I saw a woman walking with what I presumed to be her two children, two daughters no less, neither of whom looked older than six. The woman’s shirt read “It Ain’t Gonna’ Lick Itself.” What mother dresses this way? Why does anyone dress this way? When did this become acceptable?


For the first time in my life I saw an actual Good Humor truck. I’ve seen a few ice cream trucks in my day, but never the famous Good Humor truck. I purchased a popsicle.


There is an impressive thunder and lightning filled storm pounding the house. Good stuff.



By , May 11, 2005

I grew up about a mile and a half from a cemetery. About the time I started high school, I got into the habit of walking there and wandering about amongst the monuments and trees whenever I had any deep thinking to do. If something in my life was uncertain or upsetting, I’d usually find myself able to sort through it while meandering through the cemetery. Even throughout college, anytime I was visiting my parents and had some school issue, career question, or girl problem, I’d hike out to Pleasant Hill and contemplate that which was on my mind.

Cemeteries are possessed of a serenity that is lacking from most other places in this world, and seemingly one of the last places people treat with any sort of dignity or respect. That is, when you even meet another person there, as a cemetery is also a wonderful place for solitude.

Nowadays, the nearest one to me is Oakland’s Mountain View Cemetery. The higher up the hills you go, the grander the markers and mausoleums become, and the more familiar the names become, too. Merritt, Wheeler, Peralta– it’s a veritable who’s who, or rather who was once who, of Oakland history. I sometimes sneak in after closing time and roam about under the moonlight. I’ve spent many nights perched atop various mausoleums, a living gargoyle, motionless except for the occasional movement required to sip from a flask. The Black Dahlia is buried in that cemetery; her grave makes me feel profoundly sad, as though I’ve already outlived my allotted lifespan.

Maybe you are like most of the friends to whom I’ve mentioned this, and you find it creepy or morbid that I like to walk through a burial ground when I need to think, but it’s just something I’ve done for so long that it’s a part of me. To this day, whenever I pass a cemetery, almost as a reflex I momentarily reflect on my life and the events that have shaped me into the person I am today.

In recent years I’ve had a long run of good luck, and I haven’t had much confusion or sorrow to assimilate, but all the recent turmoil in my life has left me with a lot of unsorted thoughts. Yesterday I spent the better part of the afternoon drifting though the vast expanses of Arlington Cemetery.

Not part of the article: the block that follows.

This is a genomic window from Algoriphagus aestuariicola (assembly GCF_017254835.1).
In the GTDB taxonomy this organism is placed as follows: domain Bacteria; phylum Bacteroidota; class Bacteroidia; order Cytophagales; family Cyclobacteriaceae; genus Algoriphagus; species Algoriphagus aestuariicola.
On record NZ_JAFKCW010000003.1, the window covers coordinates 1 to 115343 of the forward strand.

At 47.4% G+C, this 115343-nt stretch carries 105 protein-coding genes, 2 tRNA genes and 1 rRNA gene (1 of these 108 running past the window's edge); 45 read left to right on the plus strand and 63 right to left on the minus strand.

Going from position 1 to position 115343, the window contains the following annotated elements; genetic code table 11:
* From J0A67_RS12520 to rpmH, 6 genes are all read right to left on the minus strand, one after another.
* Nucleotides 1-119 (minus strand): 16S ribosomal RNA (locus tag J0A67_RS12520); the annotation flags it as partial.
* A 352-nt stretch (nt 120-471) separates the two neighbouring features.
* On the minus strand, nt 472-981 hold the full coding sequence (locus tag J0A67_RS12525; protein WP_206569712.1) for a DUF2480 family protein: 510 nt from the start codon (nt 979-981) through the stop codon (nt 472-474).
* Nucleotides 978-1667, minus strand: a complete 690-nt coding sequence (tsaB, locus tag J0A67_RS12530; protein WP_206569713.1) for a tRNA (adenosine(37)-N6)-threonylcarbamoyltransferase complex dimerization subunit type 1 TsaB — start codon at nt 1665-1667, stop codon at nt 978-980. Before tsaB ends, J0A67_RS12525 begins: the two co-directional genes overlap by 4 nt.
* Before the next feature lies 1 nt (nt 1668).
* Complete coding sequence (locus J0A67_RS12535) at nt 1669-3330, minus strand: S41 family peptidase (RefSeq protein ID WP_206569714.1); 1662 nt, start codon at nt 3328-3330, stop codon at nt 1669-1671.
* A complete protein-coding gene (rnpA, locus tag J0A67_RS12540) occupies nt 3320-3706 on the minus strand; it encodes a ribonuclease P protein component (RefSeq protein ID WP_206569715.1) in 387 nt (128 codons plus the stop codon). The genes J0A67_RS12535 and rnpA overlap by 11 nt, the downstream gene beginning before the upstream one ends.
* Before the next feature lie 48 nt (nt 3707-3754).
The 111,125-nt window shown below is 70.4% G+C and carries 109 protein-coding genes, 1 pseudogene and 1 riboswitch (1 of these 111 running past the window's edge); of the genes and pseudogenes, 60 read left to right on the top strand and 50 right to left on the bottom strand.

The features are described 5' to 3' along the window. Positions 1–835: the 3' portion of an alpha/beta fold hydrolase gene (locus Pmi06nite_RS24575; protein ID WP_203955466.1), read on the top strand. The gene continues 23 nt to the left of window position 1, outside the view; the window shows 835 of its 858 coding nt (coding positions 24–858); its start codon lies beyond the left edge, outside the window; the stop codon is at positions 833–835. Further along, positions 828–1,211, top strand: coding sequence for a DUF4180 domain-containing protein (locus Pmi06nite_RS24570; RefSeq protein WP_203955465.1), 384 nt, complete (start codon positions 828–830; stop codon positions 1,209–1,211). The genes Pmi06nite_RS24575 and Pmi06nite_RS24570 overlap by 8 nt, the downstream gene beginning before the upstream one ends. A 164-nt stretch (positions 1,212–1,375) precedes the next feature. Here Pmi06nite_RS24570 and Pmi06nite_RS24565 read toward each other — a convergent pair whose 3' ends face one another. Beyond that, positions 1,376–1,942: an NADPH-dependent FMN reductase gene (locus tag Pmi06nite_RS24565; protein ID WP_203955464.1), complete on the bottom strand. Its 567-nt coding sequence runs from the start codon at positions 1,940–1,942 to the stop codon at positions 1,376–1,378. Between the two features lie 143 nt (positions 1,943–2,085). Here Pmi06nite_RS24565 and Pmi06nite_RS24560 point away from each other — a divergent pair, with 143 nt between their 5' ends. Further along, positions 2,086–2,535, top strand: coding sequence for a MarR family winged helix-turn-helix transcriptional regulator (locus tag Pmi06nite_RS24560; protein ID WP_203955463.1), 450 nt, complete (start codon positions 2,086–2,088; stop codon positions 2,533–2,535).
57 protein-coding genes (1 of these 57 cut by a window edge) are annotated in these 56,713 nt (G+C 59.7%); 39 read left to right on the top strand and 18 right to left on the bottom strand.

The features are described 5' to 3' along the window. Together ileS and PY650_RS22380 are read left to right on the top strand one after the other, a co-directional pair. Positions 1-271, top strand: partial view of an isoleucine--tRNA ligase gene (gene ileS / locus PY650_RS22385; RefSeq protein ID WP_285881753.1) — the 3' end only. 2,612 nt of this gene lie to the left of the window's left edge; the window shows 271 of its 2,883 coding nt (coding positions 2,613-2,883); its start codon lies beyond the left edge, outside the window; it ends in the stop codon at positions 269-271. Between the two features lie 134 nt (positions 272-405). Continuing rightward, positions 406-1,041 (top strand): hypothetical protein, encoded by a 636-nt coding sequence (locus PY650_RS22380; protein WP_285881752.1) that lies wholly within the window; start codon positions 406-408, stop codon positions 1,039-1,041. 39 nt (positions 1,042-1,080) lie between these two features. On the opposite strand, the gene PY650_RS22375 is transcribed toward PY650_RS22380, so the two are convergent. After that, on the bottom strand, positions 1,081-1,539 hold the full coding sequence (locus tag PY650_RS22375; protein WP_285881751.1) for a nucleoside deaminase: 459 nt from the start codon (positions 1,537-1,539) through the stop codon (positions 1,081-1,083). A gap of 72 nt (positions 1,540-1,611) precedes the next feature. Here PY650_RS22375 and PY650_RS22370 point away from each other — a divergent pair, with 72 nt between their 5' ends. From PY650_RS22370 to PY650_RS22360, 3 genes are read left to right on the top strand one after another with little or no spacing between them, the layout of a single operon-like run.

Seeing row after row of headstones, endless lists of names and dates, and all the loving memories etched into stone, I am reminded that some day I too will be laid to rest in such a place. It helps me put my own problems in perspective, and reinforces the idea that life is ephemeral, and meant to be enjoyed. Whatever task, deadline, girl, loss, or woe looms over me somehow becomes less frightening when taken in that big picture context.

I’ve never been one to dwell on the past, and I tend to look to the unknown of the future with gusto. I’ve been a bit reluctant to do so of late, but I know I have no other choice. As Seneca wrote (though I can’t swear I remember this verbatim) “Fates lead the willing, and drags along the reluctant.” Or something like that. Perhaps more fitting, shown in the picture below, are the words I found etched into a statue outside the National Archives– What is Past is Prologue.

what is past is prologue


Hardwood Linoleum

By , February 10, 2005

I am currently remodeling the room in my apartment which I use for an office. One of the upgrades I have planned is to replace the carpeted floor with a hardwood floor. The first step in the process was to remove the carpet. Upon doing so, I discovered that beneath the carpet, some prior tenant had laid down faux hardwood linoleum tiles. I found that to be amusing, and began to chuckle at his feeble attempt to have hardwood, but I was stopped in mid-chuckle when I peeled away the linoleum.

Lo and behold, beneath the faux wood tile was a hardwood floor! In a positively Baudrillardian substitution, someone chose to cover an actual hardwood floor with a pretend hardwood floor. My feeling of superiority over the prior tenant rapidly shifted to one of inadequacy. He actually had hardwood, and purposely chose to hide it beneath a layer of faux hardwood linoleum. That takes confidence, and a steadfast commitment to one’s ideals and decorating philosophies. It is the interior decorating equivalent to sewing a Lacoste alligator onto a Prada shirt. Truly, this former tenant was a stalwart hero in the decorating realm.

Or maybe he was just a lunatic.